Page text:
Opened Capacity (Rk) '14 Avg. (Rk) % (Rk) Record (Yr)
1929 92,746 (5th) 92,746 (9th) 100% (4th) 92,746 ('14)


4. Neyland Stadium, Tennessee

The Big Orange brick cathedral is one of the loudest places to watch football in the nation and the crowds finally started coming back in 2014. The second-biggest venue in the SEC finished seventh nationally in attendance at 99,754 per game — a four percent jump from 2013 — as Neyland was 97.4 percent full. Butch Jones is 12-13 in two years at Tennessee, but 8-6 at home, including the biggest win of his tenure over No. 11 South Carolina two years ago.


Opened Capacity (Rk) '14 Avg. (Rk) % (Rk) Record (Yr)
1921 102,455 (2nd) 99,754 (7th) 97.4% (9th) 109,061 ('04)


5. Bryant-Denny Stadium, Alabama

Alabama is 238-52-3 since opening the building in 1929, and Nick Saban is 43-6 at home during his tenure. The Crimson Tide finished sixth nationally in attendance last fall in the fourth-largest building in the SEC. The 99.7 percent capacity ranked sixth in the SEC as well.


Opened Capacity (Rk) '14 Avg. (Rk) % (Rk) Record (Yr)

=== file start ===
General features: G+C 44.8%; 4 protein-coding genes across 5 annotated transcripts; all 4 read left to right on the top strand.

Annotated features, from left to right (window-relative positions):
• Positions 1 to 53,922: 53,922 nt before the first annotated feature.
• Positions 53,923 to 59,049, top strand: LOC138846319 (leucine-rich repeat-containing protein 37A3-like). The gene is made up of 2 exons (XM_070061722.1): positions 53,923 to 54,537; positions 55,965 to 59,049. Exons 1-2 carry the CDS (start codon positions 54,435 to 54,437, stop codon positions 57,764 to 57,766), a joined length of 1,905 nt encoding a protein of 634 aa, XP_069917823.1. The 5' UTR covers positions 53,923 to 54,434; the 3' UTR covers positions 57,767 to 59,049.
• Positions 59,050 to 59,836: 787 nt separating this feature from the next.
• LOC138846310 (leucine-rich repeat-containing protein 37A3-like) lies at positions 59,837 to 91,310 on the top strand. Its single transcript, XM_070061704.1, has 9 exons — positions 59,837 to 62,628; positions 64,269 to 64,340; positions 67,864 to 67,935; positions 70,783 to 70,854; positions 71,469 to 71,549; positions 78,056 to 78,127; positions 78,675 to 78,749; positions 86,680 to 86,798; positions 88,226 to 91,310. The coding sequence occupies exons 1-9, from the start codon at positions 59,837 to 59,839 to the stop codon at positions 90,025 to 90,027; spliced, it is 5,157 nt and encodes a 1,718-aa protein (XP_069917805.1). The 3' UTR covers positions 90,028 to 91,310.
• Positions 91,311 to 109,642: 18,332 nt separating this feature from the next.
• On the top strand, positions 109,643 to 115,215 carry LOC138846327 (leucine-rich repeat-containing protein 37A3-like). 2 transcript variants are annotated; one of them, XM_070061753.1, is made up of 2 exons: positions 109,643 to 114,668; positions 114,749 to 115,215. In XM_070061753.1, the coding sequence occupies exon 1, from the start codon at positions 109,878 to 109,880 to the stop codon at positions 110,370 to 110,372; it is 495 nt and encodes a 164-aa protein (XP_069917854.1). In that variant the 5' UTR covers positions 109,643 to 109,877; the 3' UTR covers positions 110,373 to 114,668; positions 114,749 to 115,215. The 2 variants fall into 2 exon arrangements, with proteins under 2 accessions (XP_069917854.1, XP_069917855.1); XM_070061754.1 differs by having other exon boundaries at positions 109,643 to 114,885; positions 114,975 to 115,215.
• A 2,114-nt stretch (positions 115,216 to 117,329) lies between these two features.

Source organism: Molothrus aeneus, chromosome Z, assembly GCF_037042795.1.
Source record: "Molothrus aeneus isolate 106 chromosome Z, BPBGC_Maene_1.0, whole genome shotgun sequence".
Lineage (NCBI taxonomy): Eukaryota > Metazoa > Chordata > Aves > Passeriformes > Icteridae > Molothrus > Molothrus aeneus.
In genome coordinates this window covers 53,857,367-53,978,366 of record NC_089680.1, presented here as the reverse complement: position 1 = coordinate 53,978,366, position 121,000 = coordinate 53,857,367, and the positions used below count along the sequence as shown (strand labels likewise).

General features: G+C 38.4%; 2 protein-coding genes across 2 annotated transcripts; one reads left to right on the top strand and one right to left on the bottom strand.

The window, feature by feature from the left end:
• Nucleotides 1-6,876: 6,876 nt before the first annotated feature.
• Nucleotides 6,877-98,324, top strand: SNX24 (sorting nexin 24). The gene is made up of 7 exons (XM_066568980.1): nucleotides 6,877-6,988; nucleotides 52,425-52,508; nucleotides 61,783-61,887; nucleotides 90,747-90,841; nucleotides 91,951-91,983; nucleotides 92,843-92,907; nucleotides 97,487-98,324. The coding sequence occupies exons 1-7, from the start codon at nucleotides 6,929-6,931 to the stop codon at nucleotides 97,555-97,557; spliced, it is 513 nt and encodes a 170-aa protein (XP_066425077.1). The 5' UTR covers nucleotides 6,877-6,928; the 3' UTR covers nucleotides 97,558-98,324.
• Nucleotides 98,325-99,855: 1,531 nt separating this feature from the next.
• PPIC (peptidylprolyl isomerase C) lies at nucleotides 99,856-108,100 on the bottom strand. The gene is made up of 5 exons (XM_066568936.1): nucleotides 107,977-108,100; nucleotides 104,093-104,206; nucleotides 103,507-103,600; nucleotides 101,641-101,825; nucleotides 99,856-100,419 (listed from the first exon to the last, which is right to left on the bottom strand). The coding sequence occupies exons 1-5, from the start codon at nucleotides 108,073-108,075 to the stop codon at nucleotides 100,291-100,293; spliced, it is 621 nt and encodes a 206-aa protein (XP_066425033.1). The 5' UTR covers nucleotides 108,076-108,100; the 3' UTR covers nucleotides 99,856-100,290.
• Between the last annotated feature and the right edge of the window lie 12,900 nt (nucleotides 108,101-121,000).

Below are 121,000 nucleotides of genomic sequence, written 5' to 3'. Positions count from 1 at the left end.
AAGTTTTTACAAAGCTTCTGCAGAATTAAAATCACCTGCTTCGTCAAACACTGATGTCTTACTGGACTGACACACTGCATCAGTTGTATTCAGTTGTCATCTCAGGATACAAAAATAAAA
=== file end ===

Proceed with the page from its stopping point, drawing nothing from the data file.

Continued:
1929 101,821 (4th) 101,534 (6th) 99.7% (6th) 101,821 ('14)


6. Ben Hill Griffin Stadium, Florida

"The Swamp" was one of just four SEC stadiums to see a small dip in attendance last fall. The two percent drop still netted Florida 85,834 fans per game, good for 12th nationally. The 96.9 percent capacity average was just 10th in the SEC and one reason why Will Muschamp is now coaching Auburn's defense. Muschamp was 18-8 overall at home but just 3-6 in his last nine games at The Swamp.


Opened Capacity (Rk) '14 Avg. (RK) % (Rk) Record
1930 88,548 (6th) 85,834 (12th) 96.9% (10th) 90,907 ('09)


7. Jordan-Hare Stadium, Auburn

Just like Georgia, Auburn finished with exactly 100 percent attendance in 2014 — just one of five in the league to do so. At 87,451 per game, Auburn ranked 11th in the nation in total attendance in the seventh-largest building in the SEC. Gus Malzahn is 14-1 at home in two years as the head Tiger.


Opened Capacity (Rk) '14 Avg. (Rk) % (Rk) Record (Yr)